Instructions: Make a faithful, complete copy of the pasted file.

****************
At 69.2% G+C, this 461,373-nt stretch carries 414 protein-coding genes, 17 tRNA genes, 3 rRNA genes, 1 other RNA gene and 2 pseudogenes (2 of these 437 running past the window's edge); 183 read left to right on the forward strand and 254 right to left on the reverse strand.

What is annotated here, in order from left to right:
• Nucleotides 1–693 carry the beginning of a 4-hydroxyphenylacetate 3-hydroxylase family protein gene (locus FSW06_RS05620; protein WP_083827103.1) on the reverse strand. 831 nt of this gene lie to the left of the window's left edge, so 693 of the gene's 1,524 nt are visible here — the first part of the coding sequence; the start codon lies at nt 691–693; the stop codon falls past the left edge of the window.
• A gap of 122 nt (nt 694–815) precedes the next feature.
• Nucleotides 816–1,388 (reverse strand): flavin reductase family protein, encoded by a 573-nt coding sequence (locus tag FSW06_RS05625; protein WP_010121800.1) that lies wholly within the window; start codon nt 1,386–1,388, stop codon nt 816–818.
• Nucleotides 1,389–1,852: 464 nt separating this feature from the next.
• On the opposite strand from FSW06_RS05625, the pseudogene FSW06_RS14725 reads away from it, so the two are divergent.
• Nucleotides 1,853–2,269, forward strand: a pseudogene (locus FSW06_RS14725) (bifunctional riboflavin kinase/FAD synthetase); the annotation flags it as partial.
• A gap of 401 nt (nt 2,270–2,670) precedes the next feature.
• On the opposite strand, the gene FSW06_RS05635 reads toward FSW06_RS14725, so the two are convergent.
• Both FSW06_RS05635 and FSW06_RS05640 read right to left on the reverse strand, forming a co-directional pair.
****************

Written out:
At 69.2% G+C, this 461,373-nt stretch carries 414 protein-coding genes, 17 tRNA genes, 3 rRNA genes, 1 other RNA gene and 2 pseudogenes (2 of these 437 running past the window's edge); 183 read left to right on the forward strand and 254 right to left on the reverse strand.

What is annotated here, in order from left to right:
• Nucleotides 1–693 carry the beginning of a 4-hydroxyphenylacetate 3-hydroxylase family protein gene (locus FSW06_RS05620; protein WP_083827103.1) on the reverse strand. 831 nt of this gene lie to the left of the window's left edge, so 693 of the gene's 1,524 nt are visible here — the first part of the coding sequence; the start codon lies at nt 691–693; the stop codon falls past the left edge of the window.
• A gap of 122 nt (nt 694–815) precedes the next feature.
• Nucleotides 816–1,388 (reverse strand): flavin reductase family protein, encoded by a 573-nt coding sequence (locus tag FSW06_RS05625; protein WP_010121800.1) that lies wholly within the window; start codon nt 1,386–1,388, stop codon nt 816–818.
• Nucleotides 1,389–1,852: 464 nt separating this feature from the next.
• On the opposite strand from FSW06_RS05625, the pseudogene FSW06_RS14725 reads away from it, so the two are divergent.
• Nucleotides 1,853–2,269, forward strand: a pseudogene (locus FSW06_RS14725) (bifunctional riboflavin kinase/FAD synthetase); the annotation flags it as partial.
• A gap of 401 nt (nt 2,270–2,670) precedes the next feature.
• On the opposite strand, the gene FSW06_RS05635 reads toward FSW06_RS14725, so the two are convergent.
• Both FSW06_RS05635 and FSW06_RS05640 read right to left on the reverse strand, forming a co-directional pair.